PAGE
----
• \$\begingroup\$ @Neil No, I'm afraid not. The first n is used as a static call. Non-golfed, it would be Integer.toString(n,2), which is a shorter variant of Integer.toBinaryString(n). What you suggest is short for Integer.toString(2), which would result in "2", since the Integer.toString(int) method will use base-10 by default. \$\endgroup\$ – Kevin Cruijssen Oct 3 at 11:38
  • \$\begingroup\$ Ah, I thought there would be a non-static toString(radix) method for some reason. \$\endgroup\$ – Neil Oct 3 at 15:51
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Japt, 17 14 12 bytes

[¢Us]d_e0 ¥B

Try it

[¢Us]         - input to string base 2 , 10
     d_       - if any :
          ¥B  - are == 11 after 
       e0     - removing 0
  • Saved 3 stealing from @ovs Python answer, upvote him!
| improve this answer | |
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Arn, 12 9 12 bytes

⁼←±Î¡Oû¨¨K²$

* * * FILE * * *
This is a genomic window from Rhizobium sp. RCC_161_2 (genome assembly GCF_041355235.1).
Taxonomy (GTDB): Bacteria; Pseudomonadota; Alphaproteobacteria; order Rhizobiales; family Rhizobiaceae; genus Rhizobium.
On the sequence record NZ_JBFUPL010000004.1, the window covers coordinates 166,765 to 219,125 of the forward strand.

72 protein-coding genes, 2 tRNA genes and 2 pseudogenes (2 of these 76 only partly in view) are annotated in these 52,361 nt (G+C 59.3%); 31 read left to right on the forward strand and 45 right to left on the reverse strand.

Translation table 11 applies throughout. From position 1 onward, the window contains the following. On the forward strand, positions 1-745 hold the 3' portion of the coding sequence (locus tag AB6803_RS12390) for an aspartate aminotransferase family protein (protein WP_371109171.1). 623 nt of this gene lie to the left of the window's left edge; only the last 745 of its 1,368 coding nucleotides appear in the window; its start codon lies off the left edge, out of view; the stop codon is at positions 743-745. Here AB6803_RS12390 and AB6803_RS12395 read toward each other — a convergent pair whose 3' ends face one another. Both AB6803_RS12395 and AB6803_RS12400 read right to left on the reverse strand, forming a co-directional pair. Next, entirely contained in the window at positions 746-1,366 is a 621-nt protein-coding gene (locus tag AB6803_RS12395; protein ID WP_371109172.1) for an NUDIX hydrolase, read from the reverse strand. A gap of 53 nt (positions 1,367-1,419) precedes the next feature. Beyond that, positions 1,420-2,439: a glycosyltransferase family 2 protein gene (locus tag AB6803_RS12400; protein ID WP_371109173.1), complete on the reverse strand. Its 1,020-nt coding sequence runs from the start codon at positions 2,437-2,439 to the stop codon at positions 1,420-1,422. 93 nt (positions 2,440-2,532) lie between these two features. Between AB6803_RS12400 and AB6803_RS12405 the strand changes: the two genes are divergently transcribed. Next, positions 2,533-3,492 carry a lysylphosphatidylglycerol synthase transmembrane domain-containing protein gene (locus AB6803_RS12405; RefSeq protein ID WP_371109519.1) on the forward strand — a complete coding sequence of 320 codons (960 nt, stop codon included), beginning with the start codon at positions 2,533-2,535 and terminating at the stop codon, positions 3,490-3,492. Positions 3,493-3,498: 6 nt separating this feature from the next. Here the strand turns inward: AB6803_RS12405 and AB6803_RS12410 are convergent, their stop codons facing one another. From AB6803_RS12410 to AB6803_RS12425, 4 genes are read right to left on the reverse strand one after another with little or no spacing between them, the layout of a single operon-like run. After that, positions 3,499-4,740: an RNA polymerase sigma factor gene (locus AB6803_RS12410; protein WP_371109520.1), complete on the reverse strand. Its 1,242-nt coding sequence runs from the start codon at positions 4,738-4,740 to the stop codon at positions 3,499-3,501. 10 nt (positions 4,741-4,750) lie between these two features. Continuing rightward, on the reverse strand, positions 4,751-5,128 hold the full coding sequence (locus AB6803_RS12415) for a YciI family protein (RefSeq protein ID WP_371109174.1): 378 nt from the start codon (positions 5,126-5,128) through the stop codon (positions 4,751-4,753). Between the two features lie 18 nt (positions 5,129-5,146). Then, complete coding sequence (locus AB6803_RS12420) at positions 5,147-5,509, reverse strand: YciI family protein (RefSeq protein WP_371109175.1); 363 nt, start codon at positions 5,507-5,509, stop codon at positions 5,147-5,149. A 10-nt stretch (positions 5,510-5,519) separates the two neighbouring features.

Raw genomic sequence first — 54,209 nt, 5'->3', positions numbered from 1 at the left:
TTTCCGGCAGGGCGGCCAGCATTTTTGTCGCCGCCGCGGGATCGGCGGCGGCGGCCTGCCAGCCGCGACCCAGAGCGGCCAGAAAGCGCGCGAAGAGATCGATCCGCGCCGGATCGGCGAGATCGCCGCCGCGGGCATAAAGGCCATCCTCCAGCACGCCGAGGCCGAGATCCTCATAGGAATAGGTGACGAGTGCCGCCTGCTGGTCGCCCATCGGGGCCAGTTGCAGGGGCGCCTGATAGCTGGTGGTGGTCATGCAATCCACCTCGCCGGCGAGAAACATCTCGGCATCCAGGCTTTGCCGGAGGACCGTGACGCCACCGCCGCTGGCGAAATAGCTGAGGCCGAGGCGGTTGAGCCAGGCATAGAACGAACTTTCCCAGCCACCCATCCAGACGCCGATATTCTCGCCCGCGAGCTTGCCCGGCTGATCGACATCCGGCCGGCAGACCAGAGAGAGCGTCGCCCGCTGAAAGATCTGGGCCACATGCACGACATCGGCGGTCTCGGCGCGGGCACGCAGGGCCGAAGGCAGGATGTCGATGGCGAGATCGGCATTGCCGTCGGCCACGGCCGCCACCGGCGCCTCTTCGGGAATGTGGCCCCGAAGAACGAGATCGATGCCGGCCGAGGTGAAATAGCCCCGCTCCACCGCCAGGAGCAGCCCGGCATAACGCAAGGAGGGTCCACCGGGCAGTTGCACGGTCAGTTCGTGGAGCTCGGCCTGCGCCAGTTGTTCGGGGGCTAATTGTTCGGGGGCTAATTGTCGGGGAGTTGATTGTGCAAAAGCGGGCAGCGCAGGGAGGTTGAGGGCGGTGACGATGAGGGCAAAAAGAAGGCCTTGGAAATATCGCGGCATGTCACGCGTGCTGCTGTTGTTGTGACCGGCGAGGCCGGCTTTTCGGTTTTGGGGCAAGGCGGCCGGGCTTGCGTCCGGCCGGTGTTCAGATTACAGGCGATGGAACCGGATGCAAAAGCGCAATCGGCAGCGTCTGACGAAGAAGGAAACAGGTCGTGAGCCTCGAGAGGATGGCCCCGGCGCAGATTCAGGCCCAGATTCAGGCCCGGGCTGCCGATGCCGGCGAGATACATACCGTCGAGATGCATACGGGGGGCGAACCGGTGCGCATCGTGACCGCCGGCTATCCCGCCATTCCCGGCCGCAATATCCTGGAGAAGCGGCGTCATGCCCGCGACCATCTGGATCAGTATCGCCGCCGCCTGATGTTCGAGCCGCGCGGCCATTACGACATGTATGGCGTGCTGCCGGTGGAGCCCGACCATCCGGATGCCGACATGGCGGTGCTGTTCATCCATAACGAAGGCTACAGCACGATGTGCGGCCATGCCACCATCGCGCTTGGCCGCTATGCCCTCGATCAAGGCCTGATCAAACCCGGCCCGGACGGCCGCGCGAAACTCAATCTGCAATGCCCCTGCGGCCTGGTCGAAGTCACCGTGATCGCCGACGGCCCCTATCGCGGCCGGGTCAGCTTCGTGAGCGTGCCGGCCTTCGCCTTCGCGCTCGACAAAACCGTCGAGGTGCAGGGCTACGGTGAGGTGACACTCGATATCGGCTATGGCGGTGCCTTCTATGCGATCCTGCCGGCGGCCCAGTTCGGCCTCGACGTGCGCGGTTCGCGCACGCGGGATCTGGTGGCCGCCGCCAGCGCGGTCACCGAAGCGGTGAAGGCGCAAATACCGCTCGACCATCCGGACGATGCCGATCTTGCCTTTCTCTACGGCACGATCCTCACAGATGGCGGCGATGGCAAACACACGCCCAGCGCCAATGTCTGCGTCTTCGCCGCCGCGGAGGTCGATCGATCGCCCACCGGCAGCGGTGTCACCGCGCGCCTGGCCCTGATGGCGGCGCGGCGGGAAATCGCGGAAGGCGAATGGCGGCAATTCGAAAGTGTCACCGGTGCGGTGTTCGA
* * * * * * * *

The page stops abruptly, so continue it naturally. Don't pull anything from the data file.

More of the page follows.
Try it!

Old answer:

©ou…ö6úË»˜½$

Explained

Unpacked: [+\;b--:!1#]&2

  [         Begin sequence
            ENTRY ONE
    +\        Fold with sum
        _     Variable initialized to STDIN; implied
      ;b      In binary
            ENTRY TWO
    --        Subtract one from
          _   Implied
        :!    Split on every
          1     
      #       Length
  ]         End sequence
&           Contains
  2         Literal two
| improve this answer | |
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  • 1
    \$\begingroup\$ This fails for 200 \$\endgroup\$ – Jo King Oct 7 at 1:32
  • \$\begingroup\$ Ah yeah I see, I'll fix that now \$\endgroup\$ – ZippyMagician Oct 8 at 15:28
  • \$\begingroup\$ It should now be fixed. Thanks for pointing that out \$\endgroup\$ – ZippyMagician Oct 8 at 15:36
  • \$\begingroup\$ Doesn't this fail on -1 and -3 now? \$\endgroup\$ – Jo King Oct 8 at 22:36
  • \$\begingroup\$ ah... yes, you are correct. I'll fix this later \$\endgroup\$ – ZippyMagician Oct 9 at 2:02
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Groovy, 35 bytes

f={1.bitCount(it)==2|it==~'10*10*'}

Try it online!

Note that this treats negative numbers as 2-bit if its binary representation has exactly two 1 bits, e.g. Integer.MIN_VALUE+1 == 10000000000000000000000000000001 would be 2-bit.

| improve this answer | |